Well, we’ve come a long way since that time, politically, economically, scientifically, culturally, spiritually. We pray Jesus’ petition, “your kingdom come,” and we can’t help but cringe a little. “Come on, Jesus, we left the kings and queens of Britain because we were done with kingdoms altogether!” And I don’t think we were wrong to leave them. But God’s kingdom is a whole nother construct! In some ways, God’s kingdom behaves similarly to the kingdoms of man. But in many ways, God’s kingdom behaves differently and should be considered differently. Yes, there are a select few who reign in God’s kingdom. Yes, those who live in God’s kingdom behave rather strangely. Yes, the decisions that guide the order of God’s kingdom are unusual. But those who reign in God’s kingdom are not deeply flawed. Their decisions, though unusual to many, are never wrong. And those who live under God’s reign are only strange to the unrighteous. God’s kingdom is a kingdom unlike any kingdom the world has seen and will ever see. God’s kingdom is an extraordinary kingdom. God’s kingdom is of this world and yet beyond this world. God’s kingdom is guided by a completely different set of principles and a completely different group of leaders. God’s kingdom is so totally different from any other kingdom, both in nature and in purpose, that it is wrong to compare it with the kingdoms of this world.

Recall what the prophet, Isaiah, told us about God’s kingdom, a kingdom in which “the wolf shall live with the lamb, the leopard shall lie down with the kid, the calf and the lion and the fatling together, and a little child shall lead them. The cow and the bear shall graze, their young shall lie down together; and the lion shall eat straw like the ox. The nursing child shall play over the hole of the asp, and the weaned child shall put its hand on the adder’s den.” (11:6-9) This is what God’s kingdom looks like, guided by a completely different set of principles. In Matthew, Jesus said, “Let the little children come to me, and do not stop them; for it is to such as these that the kingdom of heaven belongs.” (19:14) These little ones are the leaders of God’s kingdom! In his Beatitudes, Jesus told us, “blessed are the poor in spirit, for theirs is the kingdom of heaven…blessed are those who are persecuted for righteousness’ sake, for theirs is the kingdom of heaven.” The poor in spirit, the persecuted, these are the leaders of God’s kingdom! The Father, Son, and Holy Spirit are the leaders of God’s kingdom! In Revelation we hear, “death will be no more; mourning and crying and pain will be no more, for the first things have passed away.” (21:4) This is what it is like in God’s kingdom! No more death, no more pain, no more sorrow…what kingdom can claim to have such gifts?! Paul writes in his letter to the Romans, “for the kingdom of God is not food and drink but righteousness and peace and joy in the Holy Spirit.” (14:17) In the world but not of the world…this broken, painful, ever-changing world of ours. The peace and joy and righteousness of God’s kingdom is unlike any kingdom of this world.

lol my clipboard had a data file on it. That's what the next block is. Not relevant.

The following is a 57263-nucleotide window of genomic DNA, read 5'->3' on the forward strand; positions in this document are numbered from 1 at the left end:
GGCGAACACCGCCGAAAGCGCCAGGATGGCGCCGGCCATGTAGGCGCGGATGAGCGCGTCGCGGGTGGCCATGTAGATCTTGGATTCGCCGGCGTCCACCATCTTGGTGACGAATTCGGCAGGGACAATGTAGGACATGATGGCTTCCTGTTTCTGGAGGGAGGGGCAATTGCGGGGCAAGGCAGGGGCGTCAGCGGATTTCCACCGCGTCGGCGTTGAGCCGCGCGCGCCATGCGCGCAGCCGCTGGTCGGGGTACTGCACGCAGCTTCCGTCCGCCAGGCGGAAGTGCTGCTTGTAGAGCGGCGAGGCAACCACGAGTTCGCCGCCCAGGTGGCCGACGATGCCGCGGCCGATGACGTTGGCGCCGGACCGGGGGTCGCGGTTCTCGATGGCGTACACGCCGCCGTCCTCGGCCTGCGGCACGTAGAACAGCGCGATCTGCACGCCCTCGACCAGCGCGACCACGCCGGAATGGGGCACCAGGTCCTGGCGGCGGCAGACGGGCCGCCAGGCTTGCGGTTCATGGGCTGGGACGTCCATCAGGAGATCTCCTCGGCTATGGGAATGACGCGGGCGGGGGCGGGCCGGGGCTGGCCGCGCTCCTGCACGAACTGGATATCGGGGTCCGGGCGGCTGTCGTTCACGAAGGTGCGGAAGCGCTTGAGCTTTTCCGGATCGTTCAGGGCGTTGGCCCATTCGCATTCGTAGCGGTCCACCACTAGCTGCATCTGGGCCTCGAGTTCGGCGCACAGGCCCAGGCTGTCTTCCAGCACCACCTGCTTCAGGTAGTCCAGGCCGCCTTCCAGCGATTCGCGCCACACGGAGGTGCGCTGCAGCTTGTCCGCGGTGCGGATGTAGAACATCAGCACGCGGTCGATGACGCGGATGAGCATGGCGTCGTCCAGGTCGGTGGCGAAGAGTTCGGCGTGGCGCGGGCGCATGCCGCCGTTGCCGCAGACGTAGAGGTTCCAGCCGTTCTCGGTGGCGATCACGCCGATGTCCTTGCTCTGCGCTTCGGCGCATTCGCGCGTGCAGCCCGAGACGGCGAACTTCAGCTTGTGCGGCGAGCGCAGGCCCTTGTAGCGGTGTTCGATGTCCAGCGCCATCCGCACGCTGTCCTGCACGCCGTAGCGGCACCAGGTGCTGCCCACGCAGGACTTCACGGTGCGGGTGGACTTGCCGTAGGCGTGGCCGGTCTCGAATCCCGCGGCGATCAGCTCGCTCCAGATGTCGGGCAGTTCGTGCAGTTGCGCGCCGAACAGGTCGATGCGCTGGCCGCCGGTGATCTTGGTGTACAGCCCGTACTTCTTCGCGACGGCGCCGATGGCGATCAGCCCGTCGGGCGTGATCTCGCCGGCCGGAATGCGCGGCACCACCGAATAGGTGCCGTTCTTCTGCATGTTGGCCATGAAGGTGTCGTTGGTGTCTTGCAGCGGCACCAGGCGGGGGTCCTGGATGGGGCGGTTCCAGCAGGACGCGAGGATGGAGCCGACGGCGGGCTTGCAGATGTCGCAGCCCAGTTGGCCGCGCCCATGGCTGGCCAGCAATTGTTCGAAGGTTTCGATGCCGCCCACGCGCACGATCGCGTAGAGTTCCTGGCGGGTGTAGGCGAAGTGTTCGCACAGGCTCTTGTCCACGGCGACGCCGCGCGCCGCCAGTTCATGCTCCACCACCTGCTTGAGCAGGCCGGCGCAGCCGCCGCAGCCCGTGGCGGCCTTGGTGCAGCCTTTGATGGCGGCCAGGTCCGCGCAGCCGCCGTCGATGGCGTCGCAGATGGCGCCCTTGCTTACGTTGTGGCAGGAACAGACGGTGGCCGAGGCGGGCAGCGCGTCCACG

This is what we pray for when we pray for God’s kingdom to come: different guiding principles, different leaders, different realities. God’s kingdom is similar yet different from the kingdoms of this world. God’s kingdom is an extraordinary kingdom! And lucky for us, God wants us to know his kingdom. In Luke, Jesus said, “Do not be afraid, little flock, for it is your Father’s good pleasure to give you the kingdom.” (12:32) What good news indeed! God delights in giving us his most extraordinary kingdom! Let us boldly pray for his kingdom to come. Heaven knows, our world is in desperate need of his kingdom. More importantly, let us give thanks for his kingdom. Thanks be to God! 

In the name of the Father, Son, and Holy Spirit.